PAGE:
Conversation Starters from

1. Consider the significance of the question on page 2: “But how much is pretty worth?” How does this question come into play throughout the novel?

2. The novel’s structure alternates between Delphine in present-day Paris, and in the past, as she progresses through her years in the academy. How did the structure of the novel inform your reading experience and your understanding of the plot and narrative world overall?

3. On page 34, Delphine thinks, “But when you spend that amount of time onstage, being watched just feels right. That sensation—everyone is watching, everyone is waiting—had mostly vanished in Russia, but it was back now.” In what ways does the theme of being watched versus being seen appear throughout the novel? What are some other themes that you picked up on as you were reading?

4. Compare and contrast Delphine, Lindsay, and Margaux’s characters, and discuss the evolution of their friendship over the years. In what ways are the particular limitations of friendship revealed through this trio? How do the characters’ memories of their friends hold them back from becoming the women they want to be?

5. On page 65, Delphine thinks, “. . . compared with St. Petersburg’s oversize grandeur, Paris felt like a dollhouse. St. Petersburg’s wedding-cake mansions were an oil painting, Paris’s hôtels particuliers a watercolor. St. Petersburg’s skies were Technicolor, Paris’s a muted pastel. Petersburgians were hard, unyielding, while Parisians were—something else.” Compare and contrast St. Petersburg and Paris and their significance in the novel. What do the two cities mean to Delphine? What do each of them represent in her life?

6. On page 118, Delphine thinks, “Did Lindsay now know that you could love someone and they could still betray you, that you could give everything you had and still not be enough?” Consider the relevance of that thought to the secret that Delphine and Margaux are keeping. How does keeping this secret define their relationship and create tension within the novel?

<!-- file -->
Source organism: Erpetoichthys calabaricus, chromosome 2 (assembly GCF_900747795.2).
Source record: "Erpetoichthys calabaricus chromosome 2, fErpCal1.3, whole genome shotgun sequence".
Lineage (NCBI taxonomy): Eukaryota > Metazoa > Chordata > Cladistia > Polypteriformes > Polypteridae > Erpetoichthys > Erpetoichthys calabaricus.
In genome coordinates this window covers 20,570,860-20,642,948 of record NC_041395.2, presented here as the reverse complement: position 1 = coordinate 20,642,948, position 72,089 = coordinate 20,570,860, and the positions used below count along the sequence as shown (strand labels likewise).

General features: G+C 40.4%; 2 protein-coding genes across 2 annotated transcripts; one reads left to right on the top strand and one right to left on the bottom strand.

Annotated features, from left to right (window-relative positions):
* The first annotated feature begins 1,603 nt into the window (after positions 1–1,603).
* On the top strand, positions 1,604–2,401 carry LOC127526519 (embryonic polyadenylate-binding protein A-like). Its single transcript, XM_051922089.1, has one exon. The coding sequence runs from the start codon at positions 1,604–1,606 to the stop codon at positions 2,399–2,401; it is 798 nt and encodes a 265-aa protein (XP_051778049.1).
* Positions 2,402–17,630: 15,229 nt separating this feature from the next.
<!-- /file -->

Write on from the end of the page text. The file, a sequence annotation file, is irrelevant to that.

7. What role do men play in the novel? Consider primary male characters like Jock, Dmitri, and Daniel, and secondary ones like Delphine’s father and Louis. In what ways do men in the novel—even the ones who are meant to be “good”—ultimately end up being a disappointment? How does each of these character arcs contribute to the theme of female rage?

8. Consider Delphine’s words to Nathalie on page 126: “There’s an inherent indignity in being in a woman’s body. It’s an exercise in constant humiliation.” In what ways did you see this sentiment manifest throughout the novel? Does the meaning of this change in the context of her words on page 41, “A ballerina is a perfect woman. Thin. Beautiful. Invisibly strong”?

9. The Ballerinas pulls back the curtain on the elite and rarefied world of ballet. Whether or not you are familiar with this world, was there anything new that you learned through reading the novel that surprised or intrigued you?

10. Compare and contrast Delphine’s mother and the other maternal figure in her life, Stella. What roles do each of these women play in her life? How do they influence the woman Delphine ultimately becomes? In addition, in what way do the teachers and more senior company members, such as Nathalie in POB serve as parental and authority figures for Delphine and the rest of the trio?

11. How are Delphine’s Tsarina and Crybaby ballets significant in the larger context of the novel? In what ways might Delphine be projecting her personal experiences onto each of these ballets? In your opinion, is it possible for an artist to create without projecting these experiences?

12. Consider the epigraph from Rosencrantz and Guildenstern Are Dead by Tom Stoppard at the beginning of The Ballerinas. After finishing the novel, why do you believe the author chose to open the novel with these lines?

13. Examine the scene of Lindsay’s birthday dinner, including the fatal moment at the end. What emotions did this evoke for you? In what ways do you see the entire novel building to this moment? Overall, how did the ending of the novel make you feel? What do you think the future holds for Delphine, Lindsay, and Margaux, beyond what the author tells us?